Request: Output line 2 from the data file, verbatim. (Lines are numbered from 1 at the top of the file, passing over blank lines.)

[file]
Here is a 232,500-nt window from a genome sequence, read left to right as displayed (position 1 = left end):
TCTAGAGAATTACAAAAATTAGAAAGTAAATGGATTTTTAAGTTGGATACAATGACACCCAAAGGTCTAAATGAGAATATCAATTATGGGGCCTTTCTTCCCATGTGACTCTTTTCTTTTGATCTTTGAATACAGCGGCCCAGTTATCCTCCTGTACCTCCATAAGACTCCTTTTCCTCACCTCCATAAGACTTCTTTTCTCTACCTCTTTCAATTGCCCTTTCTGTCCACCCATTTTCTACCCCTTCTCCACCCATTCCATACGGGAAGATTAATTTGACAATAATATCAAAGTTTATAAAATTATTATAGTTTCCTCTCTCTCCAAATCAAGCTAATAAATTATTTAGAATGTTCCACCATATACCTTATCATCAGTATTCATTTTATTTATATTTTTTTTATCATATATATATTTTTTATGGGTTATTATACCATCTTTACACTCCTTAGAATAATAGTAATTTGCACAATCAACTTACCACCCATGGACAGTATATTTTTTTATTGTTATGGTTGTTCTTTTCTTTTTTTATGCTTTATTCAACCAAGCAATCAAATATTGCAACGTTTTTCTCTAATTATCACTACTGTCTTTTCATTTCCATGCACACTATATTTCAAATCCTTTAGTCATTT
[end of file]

TCTAGAGAATTACAAAAATTAGAAAGTAAATGGATTTTTAAGTTGGATACAATGACACCCAAAGGTCTAAATGAGAATATCAATTATGGGGCCTTTCTTCCCATGTGACTCTTTTCTTTTGATCTTTGAATACAGCGGCCCAGTTATCCTCCTGTACCTCCATAAGACTCCTTTTCCTCACCTCCATAAGACTTCTTTTCTCTACCTCTTTCAATTGCCCTTTCTGTCCACCCATTTTCTACCCCTTCTCCACCCATTCCATACGGGAAGATTAATTTGACAATAATATCAAAGTTTATAAAATTATTATAGTTTCCTCTCTCTCCAAATCAAGCTAATAAATTATTTAGAATGTTCCACCATATACCTTATCATCAGTATTCATTTTATTTATATTTTTTTTATCATATATATATTTTTTATGGGTTATTATACCATCTTTACACTCCTTAGAATAATAGTAATTTGCACAATCAACTTACCACCCATGGACAGTATATTTTTTTATTGTTATGGTTGTTCTTTTCTTTTTTTATGCTTTATTCAACCAAGCAATCAAATATTGCAACGTTTTTCTCTAATTATCACTACTGTCTTTTCATTTCCATGCACACTATATTTCAAATCCTTTAGTCATTT